Mariane Ibrahim presents the work of several artists this week at ZⓈONAMACO, including new paintings from Clotilde Jiménez. The Mexico City-based artist has lately been exploring ideas of masculinity and athleticism in relationship to his own identity as a black queer man.
This spring, he’ll have a solo show at Mariane Ibrahim in Chicago. Whitewaller caught up with Jiménez to learn more about his studio practice in Mexico City.
WHITEWALLER: How did you come to be based in Mexico City?
CLOTILDE JIMÉNEZ: In 2016 I moved to London to begin my MFA program at the Slade School of Fine Art. I lived there for three years, but during that time, Brexit had reared its ugly head and my wife and I had to make a decision—stick around to see how things would turn out, or move to her native country of Mexico and be at peace, have a family, and a better quality of life. So, we are now living here permanently and have not regretted anything.
WW: Can you tell us about your studio? What’s a typical day like for you there?
CJ: One thing I’m very grateful to have, that I could never afford in London, is my studio space. It’s 1,000 square feet of open space with big windows, right in the city center of the Centro Histórico neighborhood. It’s filled with plants and paintings and is my home away from home. I have many new projects I’m working on and sketchbooks full of new ideas for new pieces. I’m always in a state of creating.
A typical day includes saludando from the ice cream lady who lives below me, and settling in the studio to draw. Drawing has become a way for me process thoughts and ideas. I suppose my sketch books are a kind of diary now.
WW: What was the starting point for the new series of work that will be in your upcoming show at Mariane Ibrahim?
CJ: This body of work began a little less than a year ago, after I came out as queer/bisexual to my family. I remember talking to my father about it, who is a big, brawny, muscular, straight man. He was very comfortable and accepting of my sexuality, and I think that impacted me the most.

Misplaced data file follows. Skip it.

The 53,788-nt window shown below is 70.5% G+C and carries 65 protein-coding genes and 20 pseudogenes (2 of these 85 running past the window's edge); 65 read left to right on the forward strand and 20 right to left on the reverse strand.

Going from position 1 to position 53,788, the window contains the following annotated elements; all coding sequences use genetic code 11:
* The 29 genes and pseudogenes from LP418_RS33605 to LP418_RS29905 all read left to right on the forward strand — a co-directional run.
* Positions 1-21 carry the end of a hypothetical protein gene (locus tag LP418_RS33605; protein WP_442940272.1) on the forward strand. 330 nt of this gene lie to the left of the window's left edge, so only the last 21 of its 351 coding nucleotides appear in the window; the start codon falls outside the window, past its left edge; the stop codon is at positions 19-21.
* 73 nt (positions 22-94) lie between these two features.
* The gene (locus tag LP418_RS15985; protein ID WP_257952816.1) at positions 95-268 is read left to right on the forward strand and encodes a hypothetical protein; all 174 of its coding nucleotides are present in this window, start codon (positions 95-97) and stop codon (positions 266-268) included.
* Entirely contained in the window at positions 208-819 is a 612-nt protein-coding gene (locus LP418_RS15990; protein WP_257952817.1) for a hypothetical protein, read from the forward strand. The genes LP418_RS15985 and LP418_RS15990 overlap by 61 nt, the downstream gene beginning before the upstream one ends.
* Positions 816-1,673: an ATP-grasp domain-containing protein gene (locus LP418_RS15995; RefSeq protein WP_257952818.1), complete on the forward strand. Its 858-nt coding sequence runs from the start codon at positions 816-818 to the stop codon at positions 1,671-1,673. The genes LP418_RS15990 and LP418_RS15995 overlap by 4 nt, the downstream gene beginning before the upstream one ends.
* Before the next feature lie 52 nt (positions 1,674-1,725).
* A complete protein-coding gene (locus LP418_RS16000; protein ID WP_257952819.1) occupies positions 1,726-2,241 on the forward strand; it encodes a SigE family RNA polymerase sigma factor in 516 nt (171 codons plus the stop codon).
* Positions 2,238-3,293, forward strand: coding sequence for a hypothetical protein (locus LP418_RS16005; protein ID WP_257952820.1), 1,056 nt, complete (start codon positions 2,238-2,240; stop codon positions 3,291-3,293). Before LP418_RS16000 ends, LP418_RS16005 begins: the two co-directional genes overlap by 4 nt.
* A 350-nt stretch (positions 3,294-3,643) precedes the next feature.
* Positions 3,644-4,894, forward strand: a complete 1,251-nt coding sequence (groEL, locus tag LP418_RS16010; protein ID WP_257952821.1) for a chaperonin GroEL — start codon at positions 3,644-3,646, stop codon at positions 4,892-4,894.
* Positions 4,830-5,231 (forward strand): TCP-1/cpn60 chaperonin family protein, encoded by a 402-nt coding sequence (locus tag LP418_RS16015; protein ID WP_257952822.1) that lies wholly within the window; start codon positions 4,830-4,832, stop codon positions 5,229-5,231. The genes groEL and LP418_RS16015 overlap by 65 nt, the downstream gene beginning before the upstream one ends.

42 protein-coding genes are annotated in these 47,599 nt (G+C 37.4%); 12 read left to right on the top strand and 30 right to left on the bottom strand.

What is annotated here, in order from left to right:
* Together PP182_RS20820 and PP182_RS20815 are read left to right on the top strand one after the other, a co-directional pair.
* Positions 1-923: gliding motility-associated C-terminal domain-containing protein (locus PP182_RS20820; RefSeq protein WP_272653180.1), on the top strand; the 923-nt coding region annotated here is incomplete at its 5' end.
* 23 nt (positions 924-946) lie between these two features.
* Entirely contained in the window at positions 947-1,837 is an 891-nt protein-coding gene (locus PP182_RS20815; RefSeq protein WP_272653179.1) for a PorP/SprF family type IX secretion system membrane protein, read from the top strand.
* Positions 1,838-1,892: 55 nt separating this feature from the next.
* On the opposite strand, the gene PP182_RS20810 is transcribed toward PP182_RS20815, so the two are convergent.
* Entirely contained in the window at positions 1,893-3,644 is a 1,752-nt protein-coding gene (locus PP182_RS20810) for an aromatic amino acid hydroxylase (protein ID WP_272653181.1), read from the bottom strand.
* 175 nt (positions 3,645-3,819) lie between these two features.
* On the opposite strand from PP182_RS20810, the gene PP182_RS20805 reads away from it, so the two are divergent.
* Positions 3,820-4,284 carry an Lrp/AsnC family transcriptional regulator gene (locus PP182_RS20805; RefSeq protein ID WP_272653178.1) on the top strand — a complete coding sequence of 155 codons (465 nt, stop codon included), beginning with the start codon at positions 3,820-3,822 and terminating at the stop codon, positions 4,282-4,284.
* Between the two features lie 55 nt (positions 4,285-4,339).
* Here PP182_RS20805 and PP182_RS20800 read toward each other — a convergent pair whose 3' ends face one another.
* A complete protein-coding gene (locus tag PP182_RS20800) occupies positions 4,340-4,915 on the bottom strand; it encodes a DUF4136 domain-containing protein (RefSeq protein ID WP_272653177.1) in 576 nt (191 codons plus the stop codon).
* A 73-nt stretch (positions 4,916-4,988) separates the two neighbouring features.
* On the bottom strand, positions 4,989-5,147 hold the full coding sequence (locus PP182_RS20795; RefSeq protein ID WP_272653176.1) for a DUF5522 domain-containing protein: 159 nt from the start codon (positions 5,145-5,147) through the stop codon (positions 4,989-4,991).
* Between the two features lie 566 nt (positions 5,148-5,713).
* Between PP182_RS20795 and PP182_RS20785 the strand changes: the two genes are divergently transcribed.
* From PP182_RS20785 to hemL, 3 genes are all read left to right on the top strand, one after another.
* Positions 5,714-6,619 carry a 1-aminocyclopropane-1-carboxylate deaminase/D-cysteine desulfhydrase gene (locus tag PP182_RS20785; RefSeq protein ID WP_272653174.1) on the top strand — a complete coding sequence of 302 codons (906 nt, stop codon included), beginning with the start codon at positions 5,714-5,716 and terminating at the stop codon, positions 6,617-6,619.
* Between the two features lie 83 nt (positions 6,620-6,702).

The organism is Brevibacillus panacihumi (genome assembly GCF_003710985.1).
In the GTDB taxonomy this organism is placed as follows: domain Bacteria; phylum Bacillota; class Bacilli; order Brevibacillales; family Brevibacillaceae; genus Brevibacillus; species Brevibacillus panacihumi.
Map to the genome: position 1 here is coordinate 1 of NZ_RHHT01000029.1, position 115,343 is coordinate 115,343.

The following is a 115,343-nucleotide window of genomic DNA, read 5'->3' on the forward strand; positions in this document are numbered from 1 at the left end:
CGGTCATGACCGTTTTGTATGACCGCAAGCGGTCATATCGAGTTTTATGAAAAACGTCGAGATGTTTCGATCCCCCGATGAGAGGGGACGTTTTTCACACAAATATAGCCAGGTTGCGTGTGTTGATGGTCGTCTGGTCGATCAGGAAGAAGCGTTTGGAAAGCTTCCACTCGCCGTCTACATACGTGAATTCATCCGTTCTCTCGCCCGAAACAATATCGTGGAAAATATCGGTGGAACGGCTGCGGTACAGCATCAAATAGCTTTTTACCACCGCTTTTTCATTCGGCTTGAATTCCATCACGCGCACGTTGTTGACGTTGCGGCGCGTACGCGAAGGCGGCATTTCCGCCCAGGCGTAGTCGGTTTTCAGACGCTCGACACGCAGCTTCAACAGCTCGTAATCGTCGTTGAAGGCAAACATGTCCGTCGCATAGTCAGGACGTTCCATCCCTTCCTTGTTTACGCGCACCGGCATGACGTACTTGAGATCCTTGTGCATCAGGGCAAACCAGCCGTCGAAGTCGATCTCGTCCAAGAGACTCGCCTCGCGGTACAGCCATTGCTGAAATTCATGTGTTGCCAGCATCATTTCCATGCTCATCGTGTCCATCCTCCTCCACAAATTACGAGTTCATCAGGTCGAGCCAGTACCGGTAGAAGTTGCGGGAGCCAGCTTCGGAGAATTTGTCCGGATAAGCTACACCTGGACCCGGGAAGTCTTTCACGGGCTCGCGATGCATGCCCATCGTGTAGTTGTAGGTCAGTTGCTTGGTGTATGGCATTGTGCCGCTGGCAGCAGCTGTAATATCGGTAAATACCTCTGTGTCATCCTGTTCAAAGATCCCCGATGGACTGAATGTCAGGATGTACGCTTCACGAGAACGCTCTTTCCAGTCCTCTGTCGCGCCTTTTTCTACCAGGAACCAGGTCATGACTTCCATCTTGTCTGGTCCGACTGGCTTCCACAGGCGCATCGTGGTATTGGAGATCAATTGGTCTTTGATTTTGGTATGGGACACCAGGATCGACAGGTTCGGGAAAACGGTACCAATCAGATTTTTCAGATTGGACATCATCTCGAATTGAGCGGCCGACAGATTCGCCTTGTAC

I started recalling some of the earliest memories I have of my father from 1995 when my parents divorced. He wasn’t present in my life after that, but now we’re developing a very new adult relationship together. Part of the nucleus of this body of work is understanding his masculinity and my own black queer body through the lens of the gym and athleticism—a way of building a bridge between us while being vulnerable and open to my own queer imagination of the memories of muscle. Such memories come from my father’s history of boxing and body building, and my own experiences boxing in the gym.
WW: Can you tell us about what kinds of work will be on view?
CJ: Works in the show will include large-scale collages of flamboyant boxers donned in colorful training gear, various drawings of bodybuilder poses in different positions displaying parts of the body, and newly casted bronze sculptures. There may even be some sumo wrestlers, but I don’t want to give it all away just yet.
WW: How do you typically move between mediums in your practice?
CJ: Since moving to Mexico City I have incorporated more charcoal in my work as a base layer, rather than paint. In my practice, the medium must inspire me and add a new context for the work. I’ve found that the charcoal allows me to build this statuesque muscular figure and create form in a way I’ve been searching for. I can draw an entire image and erase, draw again on top of it, and repeat. The rebuilding of layers is connected in my process of building up the body and form.
I approach collage in a similar way, using building blocks to create an image and identity of a person. I even approach sculpture informed by this process of building a form with shapes that are, on one hand ,somewhat crude, but in the other, sophisticated in their simplicity. Working with different mediums gives me perspective and understanding to my subject matter. Mediums open new doors I did not know existed.
WW: How would you describe your creative community in Mexico City?
CJ: Mexico City is a place where creatives can thrive in a way similar to New York and London in the 1970s. It’s gritty, yet very sophisticated and affordable. There are Mexicans taking creative risks here, while still living comfortable lives. I’ve met various young designers, artists, and restaurateurs whose focus is highlighting and reimagining their culture’s traditions in a very serious and mature way. There are world-class museums and art fairs such as ZⓈONAMACO, helping to shape and bring focus to an incredible contemporary art scene. Mexico City is definitely the place to be and I feel lucky to be here and contribute to that creative community.